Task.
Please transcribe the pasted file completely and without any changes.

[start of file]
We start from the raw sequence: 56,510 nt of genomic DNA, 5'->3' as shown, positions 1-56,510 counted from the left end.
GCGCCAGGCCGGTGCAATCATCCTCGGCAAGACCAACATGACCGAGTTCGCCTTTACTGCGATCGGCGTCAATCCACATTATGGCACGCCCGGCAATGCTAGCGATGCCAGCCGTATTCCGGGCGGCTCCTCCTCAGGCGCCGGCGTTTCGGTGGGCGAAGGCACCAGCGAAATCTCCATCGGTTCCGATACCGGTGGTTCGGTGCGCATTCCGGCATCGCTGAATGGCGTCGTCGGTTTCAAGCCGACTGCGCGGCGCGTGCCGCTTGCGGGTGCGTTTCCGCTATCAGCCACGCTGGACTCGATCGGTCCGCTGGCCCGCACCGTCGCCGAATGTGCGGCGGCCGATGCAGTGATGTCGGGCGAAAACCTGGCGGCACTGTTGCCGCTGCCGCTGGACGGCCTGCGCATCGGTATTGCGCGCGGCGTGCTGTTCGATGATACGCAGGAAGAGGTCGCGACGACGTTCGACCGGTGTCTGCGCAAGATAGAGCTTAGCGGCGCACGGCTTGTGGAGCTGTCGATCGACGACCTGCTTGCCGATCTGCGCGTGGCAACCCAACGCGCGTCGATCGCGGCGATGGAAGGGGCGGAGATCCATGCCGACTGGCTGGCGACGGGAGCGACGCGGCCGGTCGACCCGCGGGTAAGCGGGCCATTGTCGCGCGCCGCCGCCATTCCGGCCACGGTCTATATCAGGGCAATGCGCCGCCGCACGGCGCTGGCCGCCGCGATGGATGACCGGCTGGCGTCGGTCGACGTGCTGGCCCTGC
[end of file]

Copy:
We start from the raw sequence: 56,510 nt of genomic DNA, 5'->3' as shown, positions 1-56,510 counted from the left end.
GCGCCAGGCCGGTGCAATCATCCTCGGCAAGACCAACATGACCGAGTTCGCCTTTACTGCGATCGGCGTCAATCCACATTATGGCACGCCCGGCAATGCTAGCGATGCCAGCCGTATTCCGGGCGGCTCCTCCTCAGGCGCCGGCGTTTCGGTGGGCGAAGGCACCAGCGAAATCTCCATCGGTTCCGATACCGGTGGTTCGGTGCGCATTCCGGCATCGCTGAATGGCGTCGTCGGTTTCAAGCCGACTGCGCGGCGCGTGCCGCTTGCGGGTGCGTTTCCGCTATCAGCCACGCTGGACTCGATCGGTCCGCTGGCCCGCACCGTCGCCGAATGTGCGGCGGCCGATGCAGTGATGTCGGGCGAAAACCTGGCGGCACTGTTGCCGCTGCCGCTGGACGGCCTGCGCATCGGTATTGCGCGCGGCGTGCTGTTCGATGATACGCAGGAAGAGGTCGCGACGACGTTCGACCGGTGTCTGCGCAAGATAGAGCTTAGCGGCGCACGGCTTGTGGAGCTGTCGATCGACGACCTGCTTGCCGATCTGCGCGTGGCAACCCAACGCGCGTCGATCGCGGCGATGGAAGGGGCGGAGATCCATGCCGACTGGCTGGCGACGGGAGCGACGCGGCCGGTCGACCCGCGGGTAAGCGGGCCATTGTCGCGCGCCGCCGCCATTCCGGCCACGGTCTATATCAGGGCAATGCGCCGCCGCACGGCGCTGGCCGCCGCGATGGATGACCGGCTGGCGTCGGTCGACGTGCTGGCCCTGC